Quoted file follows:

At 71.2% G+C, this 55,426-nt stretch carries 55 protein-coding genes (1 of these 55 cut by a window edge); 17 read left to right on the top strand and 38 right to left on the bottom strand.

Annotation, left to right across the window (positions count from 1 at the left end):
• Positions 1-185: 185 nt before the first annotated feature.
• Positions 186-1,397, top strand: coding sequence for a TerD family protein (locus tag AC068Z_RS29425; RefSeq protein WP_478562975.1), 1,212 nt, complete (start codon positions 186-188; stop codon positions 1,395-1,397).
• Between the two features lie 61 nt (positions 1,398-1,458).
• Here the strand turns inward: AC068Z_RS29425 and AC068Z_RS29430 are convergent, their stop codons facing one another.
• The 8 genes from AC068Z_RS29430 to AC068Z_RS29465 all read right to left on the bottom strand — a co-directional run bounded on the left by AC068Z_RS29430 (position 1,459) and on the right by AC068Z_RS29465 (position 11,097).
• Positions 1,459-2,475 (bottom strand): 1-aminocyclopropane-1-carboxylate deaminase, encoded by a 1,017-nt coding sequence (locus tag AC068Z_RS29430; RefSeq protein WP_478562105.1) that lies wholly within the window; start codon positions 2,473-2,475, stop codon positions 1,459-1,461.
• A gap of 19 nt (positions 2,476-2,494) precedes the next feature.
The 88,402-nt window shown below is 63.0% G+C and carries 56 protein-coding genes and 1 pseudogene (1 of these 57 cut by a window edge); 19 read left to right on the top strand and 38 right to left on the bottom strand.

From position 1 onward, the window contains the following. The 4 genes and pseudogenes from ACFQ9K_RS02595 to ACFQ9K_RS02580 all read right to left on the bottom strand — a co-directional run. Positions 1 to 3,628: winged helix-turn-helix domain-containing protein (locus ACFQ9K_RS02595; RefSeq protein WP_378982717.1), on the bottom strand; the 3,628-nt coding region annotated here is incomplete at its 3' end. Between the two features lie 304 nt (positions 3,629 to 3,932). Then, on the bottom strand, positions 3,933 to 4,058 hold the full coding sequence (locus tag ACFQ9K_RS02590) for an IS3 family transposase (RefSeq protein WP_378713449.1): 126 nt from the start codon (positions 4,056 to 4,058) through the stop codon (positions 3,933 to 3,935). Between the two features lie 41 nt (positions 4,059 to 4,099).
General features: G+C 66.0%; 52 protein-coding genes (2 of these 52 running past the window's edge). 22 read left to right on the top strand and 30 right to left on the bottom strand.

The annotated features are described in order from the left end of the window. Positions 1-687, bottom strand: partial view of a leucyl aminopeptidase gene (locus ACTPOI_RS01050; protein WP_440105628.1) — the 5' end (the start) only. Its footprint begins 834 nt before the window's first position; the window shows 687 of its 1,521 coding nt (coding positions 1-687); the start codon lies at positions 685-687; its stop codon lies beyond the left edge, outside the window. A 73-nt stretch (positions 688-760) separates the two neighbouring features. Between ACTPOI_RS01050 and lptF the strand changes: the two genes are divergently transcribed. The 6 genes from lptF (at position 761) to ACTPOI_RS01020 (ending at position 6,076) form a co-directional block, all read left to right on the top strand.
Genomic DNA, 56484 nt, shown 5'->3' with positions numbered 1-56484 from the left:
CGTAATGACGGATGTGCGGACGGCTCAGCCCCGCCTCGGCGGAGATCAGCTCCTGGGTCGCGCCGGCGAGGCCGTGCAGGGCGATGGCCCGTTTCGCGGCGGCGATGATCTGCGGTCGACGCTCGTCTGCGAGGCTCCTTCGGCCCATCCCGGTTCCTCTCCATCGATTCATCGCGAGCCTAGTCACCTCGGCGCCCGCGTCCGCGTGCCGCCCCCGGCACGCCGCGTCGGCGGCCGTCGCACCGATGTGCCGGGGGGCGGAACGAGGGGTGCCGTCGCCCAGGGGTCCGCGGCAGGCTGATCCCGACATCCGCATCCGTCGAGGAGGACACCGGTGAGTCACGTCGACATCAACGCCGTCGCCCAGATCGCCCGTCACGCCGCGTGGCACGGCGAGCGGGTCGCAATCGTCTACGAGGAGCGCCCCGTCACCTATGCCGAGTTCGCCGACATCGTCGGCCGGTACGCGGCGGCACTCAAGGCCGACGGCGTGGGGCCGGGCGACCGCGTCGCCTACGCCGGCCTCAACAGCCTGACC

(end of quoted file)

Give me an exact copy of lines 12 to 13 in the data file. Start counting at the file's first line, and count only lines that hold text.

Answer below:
General features: G+C 66.0%; 52 protein-coding genes (2 of these 52 running past the window's edge). 22 read left to right on the top strand and 30 right to left on the bottom strand.

The annotated features are described in order from the left end of the window. Positions 1-687, bottom strand: partial view of a leucyl aminopeptidase gene (locus ACTPOI_RS01050; protein WP_440105628.1) — the 5' end (the start) only. Its footprint begins 834 nt before the window's first position; the window shows 687 of its 1,521 coding nt (coding positions 1-687); the start codon lies at positions 685-687; its stop codon lies beyond the left edge, outside the window. A 73-nt stretch (positions 688-760) separates the two neighbouring features. Between ACTPOI_RS01050 and lptF the strand changes: the two genes are divergently transcribed. The 6 genes from lptF (at position 761) to ACTPOI_RS01020 (ending at position 6,076) form a co-directional block, all read left to right on the top strand.